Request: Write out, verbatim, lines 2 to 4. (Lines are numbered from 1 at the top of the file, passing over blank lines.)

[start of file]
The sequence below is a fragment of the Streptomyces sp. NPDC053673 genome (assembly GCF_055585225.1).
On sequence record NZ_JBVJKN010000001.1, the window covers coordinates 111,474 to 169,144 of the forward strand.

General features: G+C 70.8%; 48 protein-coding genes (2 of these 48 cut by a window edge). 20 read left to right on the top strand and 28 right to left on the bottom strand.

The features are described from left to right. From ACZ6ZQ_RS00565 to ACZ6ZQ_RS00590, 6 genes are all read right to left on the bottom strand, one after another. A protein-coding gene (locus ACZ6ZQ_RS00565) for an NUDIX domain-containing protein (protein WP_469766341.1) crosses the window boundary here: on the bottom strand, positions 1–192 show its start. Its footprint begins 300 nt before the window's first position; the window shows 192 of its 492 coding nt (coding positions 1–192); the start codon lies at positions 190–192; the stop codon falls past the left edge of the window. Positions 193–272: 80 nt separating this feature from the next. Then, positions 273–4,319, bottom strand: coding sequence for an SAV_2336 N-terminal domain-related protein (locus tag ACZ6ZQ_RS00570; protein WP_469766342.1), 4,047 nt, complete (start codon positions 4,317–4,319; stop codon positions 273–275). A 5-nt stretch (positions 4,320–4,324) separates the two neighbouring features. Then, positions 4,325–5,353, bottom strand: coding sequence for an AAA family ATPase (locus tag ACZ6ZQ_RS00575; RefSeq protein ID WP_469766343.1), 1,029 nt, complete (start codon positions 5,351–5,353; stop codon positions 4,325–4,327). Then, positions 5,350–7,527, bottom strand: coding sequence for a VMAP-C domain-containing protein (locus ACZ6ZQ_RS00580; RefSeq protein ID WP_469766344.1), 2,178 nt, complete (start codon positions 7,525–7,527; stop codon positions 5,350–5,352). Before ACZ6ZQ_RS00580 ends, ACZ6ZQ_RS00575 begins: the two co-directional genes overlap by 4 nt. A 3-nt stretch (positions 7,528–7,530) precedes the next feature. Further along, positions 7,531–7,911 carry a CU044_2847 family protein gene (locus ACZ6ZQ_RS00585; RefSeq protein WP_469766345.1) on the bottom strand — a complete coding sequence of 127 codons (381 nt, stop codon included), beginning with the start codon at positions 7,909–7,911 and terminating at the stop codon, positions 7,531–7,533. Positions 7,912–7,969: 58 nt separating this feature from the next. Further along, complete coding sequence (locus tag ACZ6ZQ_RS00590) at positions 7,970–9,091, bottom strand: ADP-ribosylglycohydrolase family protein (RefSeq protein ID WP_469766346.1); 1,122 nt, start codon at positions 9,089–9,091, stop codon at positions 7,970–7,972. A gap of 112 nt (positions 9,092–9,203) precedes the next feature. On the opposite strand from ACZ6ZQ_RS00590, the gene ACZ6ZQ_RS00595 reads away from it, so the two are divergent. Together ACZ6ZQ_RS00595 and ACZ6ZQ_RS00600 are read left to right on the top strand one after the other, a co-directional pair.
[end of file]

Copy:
On sequence record NZ_JBVJKN010000001.1, the window covers coordinates 111,474 to 169,144 of the forward strand.

General features: G+C 70.8%; 48 protein-coding genes (2 of these 48 cut by a window edge). 20 read left to right on the top strand and 28 right to left on the bottom strand.

The features are described from left to right. From ACZ6ZQ_RS00565 to ACZ6ZQ_RS00590, 6 genes are all read right to left on the bottom strand, one after another. A protein-coding gene (locus ACZ6ZQ_RS00565) for an NUDIX domain-containing protein (protein WP_469766341.1) crosses the window boundary here: on the bottom strand, positions 1–192 show its start. Its footprint begins 300 nt before the window's first position; the window shows 192 of its 492 coding nt (coding positions 1–192); the start codon lies at positions 190–192; the stop codon falls past the left edge of the window. Positions 193–272: 80 nt separating this feature from the next. Then, positions 273–4,319, bottom strand: coding sequence for an SAV_2336 N-terminal domain-related protein (locus tag ACZ6ZQ_RS00570; protein WP_469766342.1), 4,047 nt, complete (start codon positions 4,317–4,319; stop codon positions 273–275). A 5-nt stretch (positions 4,320–4,324) separates the two neighbouring features. Then, positions 4,325–5,353, bottom strand: coding sequence for an AAA family ATPase (locus tag ACZ6ZQ_RS00575; RefSeq protein ID WP_469766343.1), 1,029 nt, complete (start codon positions 5,351–5,353; stop codon positions 4,325–4,327). Then, positions 5,350–7,527, bottom strand: coding sequence for a VMAP-C domain-containing protein (locus ACZ6ZQ_RS00580; RefSeq protein ID WP_469766344.1), 2,178 nt, complete (start codon positions 7,525–7,527; stop codon positions 5,350–5,352). Before ACZ6ZQ_RS00580 ends, ACZ6ZQ_RS00575 begins: the two co-directional genes overlap by 4 nt. A 3-nt stretch (positions 7,528–7,530) precedes the next feature. Further along, positions 7,531–7,911 carry a CU044_2847 family protein gene (locus ACZ6ZQ_RS00585; RefSeq protein WP_469766345.1) on the bottom strand — a complete coding sequence of 127 codons (381 nt, stop codon included), beginning with the start codon at positions 7,909–7,911 and terminating at the stop codon, positions 7,531–7,533. Positions 7,912–7,969: 58 nt separating this feature from the next. Further along, complete coding sequence (locus tag ACZ6ZQ_RS00590) at positions 7,970–9,091, bottom strand: ADP-ribosylglycohydrolase family protein (RefSeq protein ID WP_469766346.1); 1,122 nt, start codon at positions 9,089–9,091, stop codon at positions 7,970–7,972. A gap of 112 nt (positions 9,092–9,203) precedes the next feature. On the opposite strand from ACZ6ZQ_RS00590, the gene ACZ6ZQ_RS00595 reads away from it, so the two are divergent. Together ACZ6ZQ_RS00595 and ACZ6ZQ_RS00600 are read left to right on the top strand one after the other, a co-directional pair.